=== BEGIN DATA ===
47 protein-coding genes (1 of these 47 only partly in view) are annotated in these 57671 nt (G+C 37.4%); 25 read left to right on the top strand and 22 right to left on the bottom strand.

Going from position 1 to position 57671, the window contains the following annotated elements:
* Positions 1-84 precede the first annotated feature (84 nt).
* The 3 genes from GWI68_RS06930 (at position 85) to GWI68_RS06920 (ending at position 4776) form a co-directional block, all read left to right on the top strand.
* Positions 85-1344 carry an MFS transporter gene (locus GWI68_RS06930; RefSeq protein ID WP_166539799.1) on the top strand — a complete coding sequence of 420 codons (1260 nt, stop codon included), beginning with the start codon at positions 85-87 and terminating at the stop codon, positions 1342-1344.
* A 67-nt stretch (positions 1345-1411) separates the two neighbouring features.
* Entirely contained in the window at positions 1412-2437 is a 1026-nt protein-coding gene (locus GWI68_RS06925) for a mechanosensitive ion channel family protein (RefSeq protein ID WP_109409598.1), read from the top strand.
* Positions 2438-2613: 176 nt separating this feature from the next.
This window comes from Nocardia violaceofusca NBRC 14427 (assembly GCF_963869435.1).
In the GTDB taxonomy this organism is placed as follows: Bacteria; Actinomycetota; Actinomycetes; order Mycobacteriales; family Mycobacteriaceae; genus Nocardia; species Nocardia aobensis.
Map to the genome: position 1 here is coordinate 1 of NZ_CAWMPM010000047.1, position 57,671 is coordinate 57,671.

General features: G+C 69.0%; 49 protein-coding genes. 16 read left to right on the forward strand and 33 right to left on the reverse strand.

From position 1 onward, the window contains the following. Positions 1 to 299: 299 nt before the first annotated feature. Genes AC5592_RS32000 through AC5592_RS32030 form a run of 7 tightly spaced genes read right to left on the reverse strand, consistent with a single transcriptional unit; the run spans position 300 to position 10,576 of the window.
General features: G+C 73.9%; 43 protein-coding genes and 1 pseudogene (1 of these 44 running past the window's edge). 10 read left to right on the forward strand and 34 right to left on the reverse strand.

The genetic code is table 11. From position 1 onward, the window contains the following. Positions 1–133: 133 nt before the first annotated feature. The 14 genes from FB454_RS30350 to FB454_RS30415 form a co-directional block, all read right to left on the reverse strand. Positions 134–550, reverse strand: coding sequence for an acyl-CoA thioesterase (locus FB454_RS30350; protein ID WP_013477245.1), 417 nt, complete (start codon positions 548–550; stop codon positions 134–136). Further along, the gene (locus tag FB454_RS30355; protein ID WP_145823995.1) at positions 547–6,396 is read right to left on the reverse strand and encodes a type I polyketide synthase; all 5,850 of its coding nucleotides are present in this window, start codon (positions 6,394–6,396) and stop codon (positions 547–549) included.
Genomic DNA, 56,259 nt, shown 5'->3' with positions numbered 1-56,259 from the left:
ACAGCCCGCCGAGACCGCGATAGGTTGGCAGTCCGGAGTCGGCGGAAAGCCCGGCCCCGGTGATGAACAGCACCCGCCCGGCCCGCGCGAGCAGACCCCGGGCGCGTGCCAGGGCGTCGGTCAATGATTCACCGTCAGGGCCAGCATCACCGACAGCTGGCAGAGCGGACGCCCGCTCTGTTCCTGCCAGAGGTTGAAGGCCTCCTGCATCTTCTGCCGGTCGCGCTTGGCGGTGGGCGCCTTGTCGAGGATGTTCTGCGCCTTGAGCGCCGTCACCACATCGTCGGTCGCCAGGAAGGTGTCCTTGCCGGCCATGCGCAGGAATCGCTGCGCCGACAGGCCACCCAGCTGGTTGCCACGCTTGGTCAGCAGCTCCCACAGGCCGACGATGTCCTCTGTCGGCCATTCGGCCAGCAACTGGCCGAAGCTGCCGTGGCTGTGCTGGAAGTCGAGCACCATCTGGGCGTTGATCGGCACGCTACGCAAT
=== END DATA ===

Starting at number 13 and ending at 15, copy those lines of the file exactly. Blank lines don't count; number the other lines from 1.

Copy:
From position 1 onward, the window contains the following. Positions 1 to 299: 299 nt before the first annotated feature. Genes AC5592_RS32000 through AC5592_RS32030 form a run of 7 tightly spaced genes read right to left on the reverse strand, consistent with a single transcriptional unit; the run spans position 300 to position 10,576 of the window.
General features: G+C 73.9%; 43 protein-coding genes and 1 pseudogene (1 of these 44 running past the window's edge). 10 read left to right on the forward strand and 34 right to left on the reverse strand.

The genetic code is table 11. From position 1 onward, the window contains the following. Positions 1–133: 133 nt before the first annotated feature. The 14 genes from FB454_RS30350 to FB454_RS30415 form a co-directional block, all read right to left on the reverse strand. Positions 134–550, reverse strand: coding sequence for an acyl-CoA thioesterase (locus FB454_RS30350; protein ID WP_013477245.1), 417 nt, complete (start codon positions 548–550; stop codon positions 134–136). Further along, the gene (locus tag FB454_RS30355; protein ID WP_145823995.1) at positions 547–6,396 is read right to left on the reverse strand and encodes a type I polyketide synthase; all 5,850 of its coding nucleotides are present in this window, start codon (positions 6,394–6,396) and stop codon (positions 547–549) included.